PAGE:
By now, you are probably aware that the Yankees and Red Sox, baseball’s highest held rivalry, are meeting in the the ALDS. You may not realize — considering the success of both franchises over the last 14 years — that this is their first postseason match-up since the historic 2004 ALCS. That was the series in which the Red Sox rallied to win after being down 3 games to 0, before moving on to sweep the Cardinals and break the Curse of the Bambino. That Championship Series is undoubtedly one of the greatest in the games history.
However, during the same week, another incredible series took place. A series that, had it not been for the massive shadow of New York/Boston, would have easily garnered consideration for the best postseason series of the decade.
It was the NLCS between the St. Louis Cardinals and the Houston Astros.
I got to thinking about this series after seeing the following exchange on Twitter:
Upon reading that, I couldn’t help but agree wholeheartedly with Jayson Stark. He was 100% spot on, on a couple levels.
- It was, in fact, a great postseason series.
- Many folks lost awareness of the NLCS as soon as the Red Sox began their push. It dominated the headlines. Perfect evidence of how little the general public knew/knows about this series came in the replies to Stark’s tweet. Among the first 5 responses, 4 directly referenced the Lidge/Pujols HR from 2005.
- A huge portion of the population wasn’t even able to see the Cardinals and Astros play. At the time, Fox was broadcasting both series, with game times staggered. With the Yankees and Red Sox playing extremely long games, the network in most markets stayed on that series, whereas the NLCS was limited — for the most part — to the St. Louis and Houston viewing areas.
It’s crazy to think that baseball was willing to not have all postseason games available nationally at that time, considering how prominent TV deals are in the sports landscape a decade and a half later.
Anyway, let’s expand on the first point. The one about it being a great postseason series. With the Yankees/BoSox redux beginning tonight, we might as well take a trip down memory lane and explore the “other” series from 2004.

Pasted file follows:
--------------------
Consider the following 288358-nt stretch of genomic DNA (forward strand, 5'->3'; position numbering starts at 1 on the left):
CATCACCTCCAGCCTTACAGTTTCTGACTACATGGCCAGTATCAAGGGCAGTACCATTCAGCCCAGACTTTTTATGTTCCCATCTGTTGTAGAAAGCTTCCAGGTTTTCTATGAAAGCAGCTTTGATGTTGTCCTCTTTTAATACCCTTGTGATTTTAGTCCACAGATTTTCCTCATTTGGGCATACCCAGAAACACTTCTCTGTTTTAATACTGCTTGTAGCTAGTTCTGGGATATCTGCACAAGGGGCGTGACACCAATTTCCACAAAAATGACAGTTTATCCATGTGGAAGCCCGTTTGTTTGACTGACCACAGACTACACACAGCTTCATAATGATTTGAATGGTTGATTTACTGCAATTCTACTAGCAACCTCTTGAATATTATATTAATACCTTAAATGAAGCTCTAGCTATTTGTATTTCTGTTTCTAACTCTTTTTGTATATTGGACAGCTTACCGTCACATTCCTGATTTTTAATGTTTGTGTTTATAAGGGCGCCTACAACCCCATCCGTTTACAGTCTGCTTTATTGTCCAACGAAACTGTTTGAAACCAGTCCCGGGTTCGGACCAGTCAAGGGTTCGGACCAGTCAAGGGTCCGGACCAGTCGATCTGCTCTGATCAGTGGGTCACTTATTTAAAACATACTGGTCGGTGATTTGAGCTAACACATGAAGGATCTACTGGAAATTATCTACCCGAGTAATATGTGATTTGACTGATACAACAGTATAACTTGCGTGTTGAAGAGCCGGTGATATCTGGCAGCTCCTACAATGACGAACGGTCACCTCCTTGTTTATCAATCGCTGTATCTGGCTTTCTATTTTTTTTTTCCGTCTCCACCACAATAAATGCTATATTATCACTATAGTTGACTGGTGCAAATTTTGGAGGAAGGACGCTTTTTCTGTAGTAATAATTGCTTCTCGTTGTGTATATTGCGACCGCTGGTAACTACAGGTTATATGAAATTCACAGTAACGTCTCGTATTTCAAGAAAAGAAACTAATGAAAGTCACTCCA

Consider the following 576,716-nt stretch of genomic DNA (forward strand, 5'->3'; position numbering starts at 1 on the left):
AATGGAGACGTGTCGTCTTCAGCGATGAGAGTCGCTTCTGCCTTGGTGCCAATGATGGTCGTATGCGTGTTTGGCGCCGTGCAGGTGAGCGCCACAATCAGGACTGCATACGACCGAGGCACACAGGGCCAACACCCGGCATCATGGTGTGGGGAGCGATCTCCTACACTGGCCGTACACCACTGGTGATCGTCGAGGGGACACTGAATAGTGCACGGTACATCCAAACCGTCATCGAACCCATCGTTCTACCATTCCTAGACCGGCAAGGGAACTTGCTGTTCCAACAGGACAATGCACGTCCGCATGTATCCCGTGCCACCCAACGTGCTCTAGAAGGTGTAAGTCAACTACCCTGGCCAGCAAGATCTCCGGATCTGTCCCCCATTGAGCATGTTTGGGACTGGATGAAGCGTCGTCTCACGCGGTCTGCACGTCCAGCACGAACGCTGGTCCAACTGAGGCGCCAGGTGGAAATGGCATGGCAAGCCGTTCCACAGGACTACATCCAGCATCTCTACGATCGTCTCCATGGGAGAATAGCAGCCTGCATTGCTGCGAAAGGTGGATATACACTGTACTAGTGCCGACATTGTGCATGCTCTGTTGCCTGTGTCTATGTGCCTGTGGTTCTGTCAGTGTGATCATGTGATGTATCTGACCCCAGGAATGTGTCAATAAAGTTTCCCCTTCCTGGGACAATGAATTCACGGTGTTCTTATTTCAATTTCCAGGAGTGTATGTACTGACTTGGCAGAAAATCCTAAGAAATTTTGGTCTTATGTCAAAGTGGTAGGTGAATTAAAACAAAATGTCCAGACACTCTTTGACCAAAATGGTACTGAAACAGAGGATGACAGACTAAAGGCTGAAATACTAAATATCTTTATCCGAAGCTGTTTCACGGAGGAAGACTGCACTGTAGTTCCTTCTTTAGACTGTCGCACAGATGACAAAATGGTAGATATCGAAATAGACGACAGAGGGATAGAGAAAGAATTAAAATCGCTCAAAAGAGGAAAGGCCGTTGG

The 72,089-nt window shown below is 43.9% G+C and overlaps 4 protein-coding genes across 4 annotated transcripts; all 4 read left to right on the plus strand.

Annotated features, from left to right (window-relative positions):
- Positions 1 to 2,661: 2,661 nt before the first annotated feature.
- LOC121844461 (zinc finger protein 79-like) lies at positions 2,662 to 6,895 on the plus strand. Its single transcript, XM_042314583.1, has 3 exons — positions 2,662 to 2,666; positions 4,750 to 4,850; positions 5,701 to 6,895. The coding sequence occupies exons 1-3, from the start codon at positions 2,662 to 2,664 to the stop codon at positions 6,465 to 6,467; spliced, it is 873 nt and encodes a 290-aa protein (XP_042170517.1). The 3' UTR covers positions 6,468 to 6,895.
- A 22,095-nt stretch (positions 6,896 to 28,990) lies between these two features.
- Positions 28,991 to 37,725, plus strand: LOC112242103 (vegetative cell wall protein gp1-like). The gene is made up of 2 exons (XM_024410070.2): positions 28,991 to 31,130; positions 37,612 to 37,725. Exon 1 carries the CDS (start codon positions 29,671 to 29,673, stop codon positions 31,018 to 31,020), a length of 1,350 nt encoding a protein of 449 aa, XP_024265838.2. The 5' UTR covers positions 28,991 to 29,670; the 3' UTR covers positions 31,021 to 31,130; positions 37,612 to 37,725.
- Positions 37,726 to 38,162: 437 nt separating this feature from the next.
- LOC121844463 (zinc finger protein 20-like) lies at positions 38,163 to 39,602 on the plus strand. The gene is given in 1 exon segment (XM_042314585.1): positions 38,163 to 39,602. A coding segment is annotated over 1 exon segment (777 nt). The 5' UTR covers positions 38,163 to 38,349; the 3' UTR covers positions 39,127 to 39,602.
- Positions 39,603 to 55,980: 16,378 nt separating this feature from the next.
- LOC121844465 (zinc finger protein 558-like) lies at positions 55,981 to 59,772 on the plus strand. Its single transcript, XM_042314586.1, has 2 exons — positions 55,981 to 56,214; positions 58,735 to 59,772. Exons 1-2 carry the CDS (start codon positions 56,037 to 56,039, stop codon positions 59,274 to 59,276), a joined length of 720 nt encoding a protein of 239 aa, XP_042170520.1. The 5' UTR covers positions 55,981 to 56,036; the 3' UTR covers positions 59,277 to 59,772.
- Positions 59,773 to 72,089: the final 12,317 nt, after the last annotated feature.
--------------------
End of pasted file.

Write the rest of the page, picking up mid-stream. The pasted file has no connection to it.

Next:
Starting in 1996, the Cardinals and Astros were the NL Central. During the 9 season span from ’96-’04, the two teams accounted for 8 of the 9 division championships. With the Cardinals winning the Wild Card in ’01 and Houston doing the same in ’04, they totaled 10 playoff berths in the years leading up to this series.
While the Cubs were the traditional rival, the Cardinals and Astros were contemporary. The two teams constantly battled back and forth during the regular season. In my mind, this fiery rivalry of the early Oughts was better — from a baseball standpoint — than the Cubs rivalry has been in my life. Bagwell, Biggio, Berkman, Beltran, and Kent vs. Pujols, Edmonds, Rolen, Renteria, and Walker. This thing was stacked with talent. It was knock-down, drag-out between two teams that did not like each other whatsoever.
It didn’t help when the teams finished with identical records in 2001 — Houston winning the head-to-head tiebreaker to be the division champions — and the Wild Card Cardinals elected to raise a “NL Central Co-Champions” banner at Busch Stadium, on full display when the Astros came to town 12 days into the 2002 season.
It was salty, to say the least.
To add to the intrigue of the the 2004 NLCS, Carlos Beltran was in the midst of his postseason-for-the-ages, hitting .455 with 4 HR’s in the NLDS.
Score: Cardinals – 10, Astros – 7
This game started exactly as anticipated. Craig Biggio reached base and then Carlos Beltran hit a 2-run HR. The tone was set.
Or was it?
The Cardinals responded immediately with Albert Pujols launching a 2-run shot of his own in the bottom of the 1st. A 2-2 tie, and the back and forth that would define the series was established. Now, the tone was set.
In the 4th, Jeff Kent would add another 2-run HR to put Houston ahead.
After an intense 5 innings, the Cardinals pulled away with a 6-run 6th, capped by a 2-out, bases clearing, 3-run double by Jim Edmonds.
Score: Cardinals – 6, Astros – 4
The pitching match-up was Matt Morris vs. Pete Munro.
Once again, Carlos Beltran tried to set the tone with a 1st inning HR.
Seriously, this guy was absolutely out of his mind.
A 4th inning HR by Morgan Ensberg and a 5th inning RBI Single by Berkman put the Astros up 3-0 as the Cardinals scattered just 4 hits in the first 4 innings against Munro.